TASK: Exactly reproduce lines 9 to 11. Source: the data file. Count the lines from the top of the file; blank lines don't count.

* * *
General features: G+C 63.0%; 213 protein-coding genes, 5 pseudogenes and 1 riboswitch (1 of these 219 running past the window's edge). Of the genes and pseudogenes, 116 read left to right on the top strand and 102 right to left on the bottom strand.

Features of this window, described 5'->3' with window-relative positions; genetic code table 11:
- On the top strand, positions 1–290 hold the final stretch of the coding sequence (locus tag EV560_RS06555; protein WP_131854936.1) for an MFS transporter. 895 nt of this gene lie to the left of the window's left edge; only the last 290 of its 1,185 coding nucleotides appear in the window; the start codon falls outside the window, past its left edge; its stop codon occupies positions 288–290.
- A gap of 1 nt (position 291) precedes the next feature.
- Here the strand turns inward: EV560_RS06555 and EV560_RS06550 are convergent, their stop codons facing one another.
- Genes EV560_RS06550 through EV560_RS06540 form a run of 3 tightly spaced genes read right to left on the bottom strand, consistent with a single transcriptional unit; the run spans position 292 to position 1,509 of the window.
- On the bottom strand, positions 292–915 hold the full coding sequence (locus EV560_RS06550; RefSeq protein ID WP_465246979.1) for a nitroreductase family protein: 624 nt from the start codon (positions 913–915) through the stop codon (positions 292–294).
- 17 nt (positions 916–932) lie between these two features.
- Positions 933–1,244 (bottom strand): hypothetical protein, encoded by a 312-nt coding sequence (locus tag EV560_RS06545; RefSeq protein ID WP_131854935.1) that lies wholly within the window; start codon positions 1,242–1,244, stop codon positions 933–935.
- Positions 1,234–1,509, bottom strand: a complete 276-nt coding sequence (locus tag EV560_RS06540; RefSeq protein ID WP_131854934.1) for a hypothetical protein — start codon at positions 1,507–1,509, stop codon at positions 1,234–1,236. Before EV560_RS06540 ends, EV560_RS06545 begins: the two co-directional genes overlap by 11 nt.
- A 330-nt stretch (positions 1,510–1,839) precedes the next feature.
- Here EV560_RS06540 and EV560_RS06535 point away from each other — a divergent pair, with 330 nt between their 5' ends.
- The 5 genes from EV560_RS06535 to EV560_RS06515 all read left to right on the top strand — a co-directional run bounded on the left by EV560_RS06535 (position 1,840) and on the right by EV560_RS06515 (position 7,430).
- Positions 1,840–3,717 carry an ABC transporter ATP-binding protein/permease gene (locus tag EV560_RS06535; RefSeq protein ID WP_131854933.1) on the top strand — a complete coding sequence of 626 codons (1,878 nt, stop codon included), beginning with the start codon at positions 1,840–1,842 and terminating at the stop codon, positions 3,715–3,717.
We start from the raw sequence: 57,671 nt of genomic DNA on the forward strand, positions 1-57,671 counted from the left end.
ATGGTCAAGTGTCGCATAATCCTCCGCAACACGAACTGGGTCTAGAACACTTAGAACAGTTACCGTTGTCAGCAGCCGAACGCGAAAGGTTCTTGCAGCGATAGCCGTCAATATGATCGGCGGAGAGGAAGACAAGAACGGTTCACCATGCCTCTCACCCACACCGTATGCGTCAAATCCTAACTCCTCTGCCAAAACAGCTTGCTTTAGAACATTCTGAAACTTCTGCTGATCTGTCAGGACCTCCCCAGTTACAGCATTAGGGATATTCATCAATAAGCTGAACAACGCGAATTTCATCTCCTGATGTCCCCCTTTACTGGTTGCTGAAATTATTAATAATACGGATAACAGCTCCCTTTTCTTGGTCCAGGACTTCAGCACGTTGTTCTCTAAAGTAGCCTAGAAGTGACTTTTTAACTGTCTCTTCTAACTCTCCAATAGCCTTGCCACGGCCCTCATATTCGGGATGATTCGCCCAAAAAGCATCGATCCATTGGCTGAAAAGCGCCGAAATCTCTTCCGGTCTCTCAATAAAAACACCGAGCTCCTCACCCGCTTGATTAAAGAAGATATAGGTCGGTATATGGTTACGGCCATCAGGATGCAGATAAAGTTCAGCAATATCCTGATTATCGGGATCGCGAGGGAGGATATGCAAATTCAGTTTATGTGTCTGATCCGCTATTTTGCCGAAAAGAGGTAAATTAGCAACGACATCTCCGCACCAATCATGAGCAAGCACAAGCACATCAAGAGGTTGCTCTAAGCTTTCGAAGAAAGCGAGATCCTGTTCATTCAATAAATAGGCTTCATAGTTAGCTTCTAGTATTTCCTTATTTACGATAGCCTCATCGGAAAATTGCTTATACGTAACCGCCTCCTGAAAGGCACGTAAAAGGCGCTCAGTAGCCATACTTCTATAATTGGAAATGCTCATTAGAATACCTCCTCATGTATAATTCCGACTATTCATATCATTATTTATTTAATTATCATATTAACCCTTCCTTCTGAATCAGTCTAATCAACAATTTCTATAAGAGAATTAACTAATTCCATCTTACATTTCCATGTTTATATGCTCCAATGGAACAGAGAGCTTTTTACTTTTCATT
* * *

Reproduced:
- Positions 933–1,244 (bottom strand): hypothetical protein, encoded by a 312-nt coding sequence (locus tag EV560_RS06545; RefSeq protein ID WP_131854935.1) that lies wholly within the window; start codon positions 1,242–1,244, stop codon positions 933–935.
- Positions 1,234–1,509, bottom strand: a complete 276-nt coding sequence (locus tag EV560_RS06540; RefSeq protein ID WP_131854934.1) for a hypothetical protein — start codon at positions 1,507–1,509, stop codon at positions 1,234–1,236. Before EV560_RS06540 ends, EV560_RS06545 begins: the two co-directional genes overlap by 11 nt.
- A 330-nt stretch (positions 1,510–1,839) precedes the next feature.